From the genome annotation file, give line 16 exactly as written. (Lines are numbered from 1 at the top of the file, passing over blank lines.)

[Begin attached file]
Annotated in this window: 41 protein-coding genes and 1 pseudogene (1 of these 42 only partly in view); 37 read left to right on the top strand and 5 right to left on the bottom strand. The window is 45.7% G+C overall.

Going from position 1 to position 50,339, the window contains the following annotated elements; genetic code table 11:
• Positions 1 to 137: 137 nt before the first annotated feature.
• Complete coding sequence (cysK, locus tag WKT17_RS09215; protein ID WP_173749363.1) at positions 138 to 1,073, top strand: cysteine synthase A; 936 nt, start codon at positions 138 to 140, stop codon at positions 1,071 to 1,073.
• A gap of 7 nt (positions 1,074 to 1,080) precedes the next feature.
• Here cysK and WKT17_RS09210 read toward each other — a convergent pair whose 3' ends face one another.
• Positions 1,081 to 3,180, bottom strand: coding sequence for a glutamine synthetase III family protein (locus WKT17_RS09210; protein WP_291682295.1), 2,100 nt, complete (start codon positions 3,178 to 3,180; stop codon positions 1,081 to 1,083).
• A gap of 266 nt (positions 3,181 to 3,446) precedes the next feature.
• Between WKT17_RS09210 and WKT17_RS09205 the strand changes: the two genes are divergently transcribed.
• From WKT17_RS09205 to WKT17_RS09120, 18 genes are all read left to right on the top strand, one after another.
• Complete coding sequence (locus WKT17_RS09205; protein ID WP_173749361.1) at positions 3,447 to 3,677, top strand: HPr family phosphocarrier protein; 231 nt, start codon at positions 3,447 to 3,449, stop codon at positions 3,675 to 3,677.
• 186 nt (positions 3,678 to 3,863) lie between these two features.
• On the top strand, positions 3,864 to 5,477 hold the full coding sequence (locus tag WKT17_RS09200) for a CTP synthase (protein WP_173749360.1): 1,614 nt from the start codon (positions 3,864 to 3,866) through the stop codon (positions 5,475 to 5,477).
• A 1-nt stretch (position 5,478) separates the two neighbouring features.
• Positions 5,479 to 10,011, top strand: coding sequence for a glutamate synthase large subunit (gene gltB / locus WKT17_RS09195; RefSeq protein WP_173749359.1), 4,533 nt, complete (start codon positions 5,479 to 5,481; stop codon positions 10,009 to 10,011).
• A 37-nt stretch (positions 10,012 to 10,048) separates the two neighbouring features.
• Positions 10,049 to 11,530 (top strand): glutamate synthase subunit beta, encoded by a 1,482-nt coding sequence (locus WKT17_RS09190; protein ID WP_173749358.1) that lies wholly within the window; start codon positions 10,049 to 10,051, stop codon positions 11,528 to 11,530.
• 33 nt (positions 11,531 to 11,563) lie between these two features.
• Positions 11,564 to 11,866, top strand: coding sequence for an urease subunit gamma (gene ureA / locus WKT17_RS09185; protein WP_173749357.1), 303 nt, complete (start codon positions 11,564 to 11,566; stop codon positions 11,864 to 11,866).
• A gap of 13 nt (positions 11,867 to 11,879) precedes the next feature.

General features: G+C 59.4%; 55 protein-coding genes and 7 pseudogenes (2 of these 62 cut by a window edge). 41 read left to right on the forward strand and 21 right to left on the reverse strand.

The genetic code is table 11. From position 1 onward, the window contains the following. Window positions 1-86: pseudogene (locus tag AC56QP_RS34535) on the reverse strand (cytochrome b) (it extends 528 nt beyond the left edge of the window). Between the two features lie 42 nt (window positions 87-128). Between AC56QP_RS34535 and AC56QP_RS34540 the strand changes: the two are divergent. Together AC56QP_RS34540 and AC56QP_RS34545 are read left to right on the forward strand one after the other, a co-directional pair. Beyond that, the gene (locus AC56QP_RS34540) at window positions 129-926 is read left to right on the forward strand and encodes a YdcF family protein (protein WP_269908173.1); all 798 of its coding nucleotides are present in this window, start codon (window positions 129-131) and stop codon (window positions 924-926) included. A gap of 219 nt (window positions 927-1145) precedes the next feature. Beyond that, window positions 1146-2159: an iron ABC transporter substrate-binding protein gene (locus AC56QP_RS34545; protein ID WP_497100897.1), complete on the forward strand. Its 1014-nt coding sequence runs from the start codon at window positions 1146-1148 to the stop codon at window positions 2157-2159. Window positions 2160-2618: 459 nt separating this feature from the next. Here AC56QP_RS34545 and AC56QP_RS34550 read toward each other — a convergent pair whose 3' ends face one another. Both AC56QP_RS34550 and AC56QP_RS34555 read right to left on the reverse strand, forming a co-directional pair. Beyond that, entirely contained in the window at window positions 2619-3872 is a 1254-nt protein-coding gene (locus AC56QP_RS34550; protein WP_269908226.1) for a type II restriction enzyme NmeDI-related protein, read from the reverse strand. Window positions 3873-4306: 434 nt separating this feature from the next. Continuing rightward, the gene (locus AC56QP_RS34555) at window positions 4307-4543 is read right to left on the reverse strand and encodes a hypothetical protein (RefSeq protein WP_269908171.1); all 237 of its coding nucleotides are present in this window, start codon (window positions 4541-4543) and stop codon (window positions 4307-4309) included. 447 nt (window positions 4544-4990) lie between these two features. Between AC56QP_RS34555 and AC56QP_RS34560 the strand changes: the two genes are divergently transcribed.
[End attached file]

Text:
• A 37-nt stretch (positions 10,012 to 10,048) separates the two neighbouring features.